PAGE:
HMGB1 mediates the development of tendinopathy due to mechanical overloading

Autoři: Guangyi Zhao aff001;  Jianying Zhang aff001;  Daibang Nie aff001;  Yiqin Zhou aff001;  Feng Li aff001;  Kentaro Onishi aff004;  Timothy Billiar aff005;  James H-C. Wang aff001
Působiště autorů: MechanoBiology Laboratory, Department of Orthopaedic Surgery, University of Pittsburgh, Pittsburgh, Pennsylvania, United States of America aff001;  Department of Immunology, College of Basic Medicine, Chongqing Medical University, Chongqing, China aff002;  Joint Surgery and Sports Medicine Department, Shanghai Changzheng Hospital, Second Military Medical University, Huangpu, Shanghai, China aff003;  Department of Physical Medicine and Rehabilitation, University of Pittsburgh, Pittsburgh, Pennsylvania, United States of America aff004;  Department of Surgery, University of Pittsburgh, Pennsylvania, United States of America aff005;  Department of Bioengineering, University of Pittsburgh, Pittsburgh, Pennsylvania, United States of America aff006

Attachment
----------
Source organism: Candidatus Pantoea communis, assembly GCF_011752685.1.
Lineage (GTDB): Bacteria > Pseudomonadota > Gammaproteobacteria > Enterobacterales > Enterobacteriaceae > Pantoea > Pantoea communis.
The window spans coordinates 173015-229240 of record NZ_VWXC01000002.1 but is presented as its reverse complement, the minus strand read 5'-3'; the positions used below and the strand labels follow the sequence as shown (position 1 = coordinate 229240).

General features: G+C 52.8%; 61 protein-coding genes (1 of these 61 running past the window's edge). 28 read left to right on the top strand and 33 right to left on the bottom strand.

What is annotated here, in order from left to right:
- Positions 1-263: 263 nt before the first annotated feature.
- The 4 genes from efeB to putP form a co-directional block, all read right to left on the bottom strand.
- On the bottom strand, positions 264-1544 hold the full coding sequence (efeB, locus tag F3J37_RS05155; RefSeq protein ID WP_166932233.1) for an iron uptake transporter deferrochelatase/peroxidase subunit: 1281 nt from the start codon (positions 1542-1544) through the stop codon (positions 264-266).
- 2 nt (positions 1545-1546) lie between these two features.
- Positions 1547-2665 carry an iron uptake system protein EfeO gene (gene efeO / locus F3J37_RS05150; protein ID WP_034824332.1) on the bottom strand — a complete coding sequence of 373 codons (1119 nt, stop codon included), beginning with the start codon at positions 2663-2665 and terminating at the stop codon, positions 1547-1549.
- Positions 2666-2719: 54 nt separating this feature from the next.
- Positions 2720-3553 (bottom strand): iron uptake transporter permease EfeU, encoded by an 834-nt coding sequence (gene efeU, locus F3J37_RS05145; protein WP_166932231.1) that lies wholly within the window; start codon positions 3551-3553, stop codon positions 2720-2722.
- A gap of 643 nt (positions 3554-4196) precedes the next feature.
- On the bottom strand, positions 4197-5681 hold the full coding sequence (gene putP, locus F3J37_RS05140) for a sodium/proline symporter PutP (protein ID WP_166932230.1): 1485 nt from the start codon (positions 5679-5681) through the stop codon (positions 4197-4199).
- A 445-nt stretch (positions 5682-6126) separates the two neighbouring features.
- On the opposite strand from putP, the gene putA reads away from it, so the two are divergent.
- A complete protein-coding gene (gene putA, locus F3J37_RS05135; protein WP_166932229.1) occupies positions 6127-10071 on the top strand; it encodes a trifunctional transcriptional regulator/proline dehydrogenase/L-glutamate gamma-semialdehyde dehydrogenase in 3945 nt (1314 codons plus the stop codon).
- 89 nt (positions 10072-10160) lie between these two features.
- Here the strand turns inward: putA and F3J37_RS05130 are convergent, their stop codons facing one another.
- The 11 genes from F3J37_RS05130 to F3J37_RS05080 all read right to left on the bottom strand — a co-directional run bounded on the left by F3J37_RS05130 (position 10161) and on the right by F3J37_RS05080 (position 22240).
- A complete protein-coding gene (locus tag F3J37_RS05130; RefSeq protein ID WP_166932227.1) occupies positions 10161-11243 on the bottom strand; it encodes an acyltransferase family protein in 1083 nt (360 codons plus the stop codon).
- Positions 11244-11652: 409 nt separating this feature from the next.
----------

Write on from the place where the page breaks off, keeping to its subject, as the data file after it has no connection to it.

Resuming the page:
Vyšlo v časopise: PLoS ONE 14(9)
Kategorie: Research Article
doi: 10.1371/journal.pone.0222369


Mechanical overloading is a major cause of tendinopathy, but the underlying pathogenesis of tendinopathy is unclear. Here we report that high mobility group box1 (HMGB1) is released to the tendon extracellular matrix and initiates an inflammatory cascade in response to mechanical overloading in a mouse model. Moreover, administration of glycyrrhizin (GL), a naturally occurring triterpene and a specific inhibitor of HMGB1, inhibits the tendon’s inflammatory reactions. Also, while prolonged mechanical overloading in the form of long-term intensive treadmill running induces Achilles tendinopathy in mice, administration of GL completely blocks the tendinopathy development. Additionally, mechanical overloading of tendon cells in vitro induces HMGB1 release to the extracellular milieu, thereby eliciting inflammatory and catabolic responses as marked by increased production of prostaglandin E2 (PGE2) and matrix metalloproteinase-3 (MMP-3) in tendon cells. Application of GL abolishes the cellular inflammatory/catabolic responses. Collectively, these findings point to HMGB1 as a key molecule that is responsible for the induction of tendinopathy due to mechanical overloading placed on the tendon.

Klíčová slova:

Cell staining – Collagens – Extracellular matrix – Inflammation – Inflammatory diseases – Nuclear staining – Tendons – Negative staining


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Článek vyšel v časopise


2019 Číslo 9